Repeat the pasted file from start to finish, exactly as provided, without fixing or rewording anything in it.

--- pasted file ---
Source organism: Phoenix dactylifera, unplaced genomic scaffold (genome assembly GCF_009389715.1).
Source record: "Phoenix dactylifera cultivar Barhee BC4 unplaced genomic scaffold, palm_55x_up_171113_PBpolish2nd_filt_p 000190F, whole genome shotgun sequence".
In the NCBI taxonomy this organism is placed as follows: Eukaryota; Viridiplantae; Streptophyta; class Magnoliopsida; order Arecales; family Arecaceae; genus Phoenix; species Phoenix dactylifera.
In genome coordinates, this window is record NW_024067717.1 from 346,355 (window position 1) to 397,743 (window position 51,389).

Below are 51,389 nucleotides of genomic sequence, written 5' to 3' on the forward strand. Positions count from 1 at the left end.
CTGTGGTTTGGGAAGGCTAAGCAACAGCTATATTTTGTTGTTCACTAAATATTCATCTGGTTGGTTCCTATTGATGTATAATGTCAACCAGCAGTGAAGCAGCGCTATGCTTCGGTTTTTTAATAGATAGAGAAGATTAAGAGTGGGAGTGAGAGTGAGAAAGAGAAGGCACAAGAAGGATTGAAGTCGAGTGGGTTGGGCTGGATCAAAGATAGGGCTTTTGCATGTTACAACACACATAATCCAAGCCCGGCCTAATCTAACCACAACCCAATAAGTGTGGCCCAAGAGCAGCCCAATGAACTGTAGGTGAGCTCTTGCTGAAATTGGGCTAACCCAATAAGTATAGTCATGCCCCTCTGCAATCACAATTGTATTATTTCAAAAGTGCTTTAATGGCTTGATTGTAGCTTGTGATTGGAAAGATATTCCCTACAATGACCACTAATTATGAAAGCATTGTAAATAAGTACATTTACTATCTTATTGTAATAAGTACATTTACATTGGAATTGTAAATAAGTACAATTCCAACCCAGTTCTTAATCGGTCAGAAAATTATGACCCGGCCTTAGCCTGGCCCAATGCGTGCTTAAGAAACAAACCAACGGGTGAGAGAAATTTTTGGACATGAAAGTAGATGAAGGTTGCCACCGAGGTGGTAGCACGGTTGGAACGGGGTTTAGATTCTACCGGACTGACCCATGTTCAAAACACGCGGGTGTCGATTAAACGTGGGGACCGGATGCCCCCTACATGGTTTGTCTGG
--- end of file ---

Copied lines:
Source organism: Phoenix dactylifera, unplaced genomic scaffold (genome assembly GCF_009389715.1).
Source record: "Phoenix dactylifera cultivar Barhee BC4 unplaced genomic scaffold, palm_55x_up_171113_PBpolish2nd_filt_p 000190F, whole genome shotgun sequence".
In the NCBI taxonomy this organism is placed as follows: Eukaryota; Viridiplantae; Streptophyta; class Magnoliopsida; order Arecales; family Arecaceae; genus Phoenix; species Phoenix dactylifera.
In genome coordinates, this window is record NW_024067717.1 from 346,355 (window position 1) to 397,743 (window position 51,389).

Below are 51,389 nucleotides of genomic sequence, written 5' to 3' on the forward strand. Positions count from 1 at the left end.
CTGTGGTTTGGGAAGGCTAAGCAACAGCTATATTTTGTTGTTCACTAAATATTCATCTGGTTGGTTCCTATTGATGTATAATGTCAACCAGCAGTGAAGCAGCGCTATGCTTCGGTTTTTTAATAGATAGAGAAGATTAAGAGTGGGAGTGAGAGTGAGAAAGAGAAGGCACAAGAAGGATTGAAGTCGAGTGGGTTGGGCTGGATCAAAGATAGGGCTTTTGCATGTTACAACACACATAATCCAAGCCCGGCCTAATCTAACCACAACCCAATAAGTGTGGCCCAAGAGCAGCCCAATGAACTGTAGGTGAGCTCTTGCTGAAATTGGGCTAACCCAATAAGTATAGTCATGCCCCTCTGCAATCACAATTGTATTATTTCAAAAGTGCTTTAATGGCTTGATTGTAGCTTGTGATTGGAAAGATATTCCCTACAATGACCACTAATTATGAAAGCATTGTAAATAAGTACATTTACTATCTTATTGTAATAAGTACATTTACATTGGAATTGTAAATAAGTACAATTCCAACCCAGTTCTTAATCGGTCAGAAAATTATGACCCGGCCTTAGCCTGGCCCAATGCGTGCTTAAGAAACAAACCAACGGGTGAGAGAAATTTTTGGACATGAAAGTAGATGAAGGTTGCCACCGAGGTGGTAGCACGGTTGGAACGGGGTTTAGATTCTACCGGACTGACCCATGTTCAAAACACGCGGGTGTCGATTAAACGTGGGGACCGGATGCCCCCTACATGGTTTGTCTGG